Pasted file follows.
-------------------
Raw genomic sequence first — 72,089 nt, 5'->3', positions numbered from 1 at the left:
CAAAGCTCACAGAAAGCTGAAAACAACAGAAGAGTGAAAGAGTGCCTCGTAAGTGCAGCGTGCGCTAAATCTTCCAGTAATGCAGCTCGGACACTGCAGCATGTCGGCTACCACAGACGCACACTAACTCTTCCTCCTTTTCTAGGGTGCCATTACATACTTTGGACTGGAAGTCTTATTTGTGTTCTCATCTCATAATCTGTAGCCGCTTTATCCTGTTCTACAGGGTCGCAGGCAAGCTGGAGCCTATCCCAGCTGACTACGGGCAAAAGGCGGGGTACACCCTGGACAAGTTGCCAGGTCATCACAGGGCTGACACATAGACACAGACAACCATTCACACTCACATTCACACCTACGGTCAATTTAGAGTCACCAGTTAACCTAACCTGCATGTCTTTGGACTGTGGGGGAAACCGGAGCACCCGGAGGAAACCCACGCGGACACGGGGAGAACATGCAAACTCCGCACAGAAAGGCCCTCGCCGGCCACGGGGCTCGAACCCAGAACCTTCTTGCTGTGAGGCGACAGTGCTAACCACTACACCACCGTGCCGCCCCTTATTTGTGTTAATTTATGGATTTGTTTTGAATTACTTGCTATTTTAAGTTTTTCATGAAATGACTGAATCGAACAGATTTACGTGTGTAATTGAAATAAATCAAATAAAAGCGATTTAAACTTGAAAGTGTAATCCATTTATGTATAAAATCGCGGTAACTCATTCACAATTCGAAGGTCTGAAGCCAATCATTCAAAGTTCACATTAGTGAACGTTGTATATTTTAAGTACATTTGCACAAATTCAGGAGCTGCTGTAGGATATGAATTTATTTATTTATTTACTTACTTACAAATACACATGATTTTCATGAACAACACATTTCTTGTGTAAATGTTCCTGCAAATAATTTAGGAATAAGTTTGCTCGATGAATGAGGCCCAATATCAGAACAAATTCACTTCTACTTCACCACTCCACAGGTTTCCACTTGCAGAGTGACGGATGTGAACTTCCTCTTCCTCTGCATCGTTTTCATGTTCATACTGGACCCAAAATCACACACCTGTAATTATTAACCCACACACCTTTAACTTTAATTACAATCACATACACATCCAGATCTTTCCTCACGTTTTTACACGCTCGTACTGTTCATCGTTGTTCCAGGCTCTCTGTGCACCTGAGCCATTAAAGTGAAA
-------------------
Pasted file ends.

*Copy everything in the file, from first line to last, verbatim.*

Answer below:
Raw genomic sequence first — 72,089 nt, 5'->3', positions numbered from 1 at the left:
CAAAGCTCACAGAAAGCTGAAAACAACAGAAGAGTGAAAGAGTGCCTCGTAAGTGCAGCGTGCGCTAAATCTTCCAGTAATGCAGCTCGGACACTGCAGCATGTCGGCTACCACAGACGCACACTAACTCTTCCTCCTTTTCTAGGGTGCCATTACATACTTTGGACTGGAAGTCTTATTTGTGTTCTCATCTCATAATCTGTAGCCGCTTTATCCTGTTCTACAGGGTCGCAGGCAAGCTGGAGCCTATCCCAGCTGACTACGGGCAAAAGGCGGGGTACACCCTGGACAAGTTGCCAGGTCATCACAGGGCTGACACATAGACACAGACAACCATTCACACTCACATTCACACCTACGGTCAATTTAGAGTCACCAGTTAACCTAACCTGCATGTCTTTGGACTGTGGGGGAAACCGGAGCACCCGGAGGAAACCCACGCGGACACGGGGAGAACATGCAAACTCCGCACAGAAAGGCCCTCGCCGGCCACGGGGCTCGAACCCAGAACCTTCTTGCTGTGAGGCGACAGTGCTAACCACTACACCACCGTGCCGCCCCTTATTTGTGTTAATTTATGGATTTGTTTTGAATTACTTGCTATTTTAAGTTTTTCATGAAATGACTGAATCGAACAGATTTACGTGTGTAATTGAAATAAATCAAATAAAAGCGATTTAAACTTGAAAGTGTAATCCATTTATGTATAAAATCGCGGTAACTCATTCACAATTCGAAGGTCTGAAGCCAATCATTCAAAGTTCACATTAGTGAACGTTGTATATTTTAAGTACATTTGCACAAATTCAGGAGCTGCTGTAGGATATGAATTTATTTATTTATTTACTTACTTACAAATACACATGATTTTCATGAACAACACATTTCTTGTGTAAATGTTCCTGCAAATAATTTAGGAATAAGTTTGCTCGATGAATGAGGCCCAATATCAGAACAAATTCACTTCTACTTCACCACTCCACAGGTTTCCACTTGCAGAGTGACGGATGTGAACTTCCTCTTCCTCTGCATCGTTTTCATGTTCATACTGGACCCAAAATCACACACCTGTAATTATTAACCCACACACCTTTAACTTTAATTACAATCACATACACATCCAGATCTTTCCTCACGTTTTTACACGCTCGTACTGTTCATCGTTGTTCCAGGCTCTCTGTGCACCTGAGCCATTAAAGTGAAA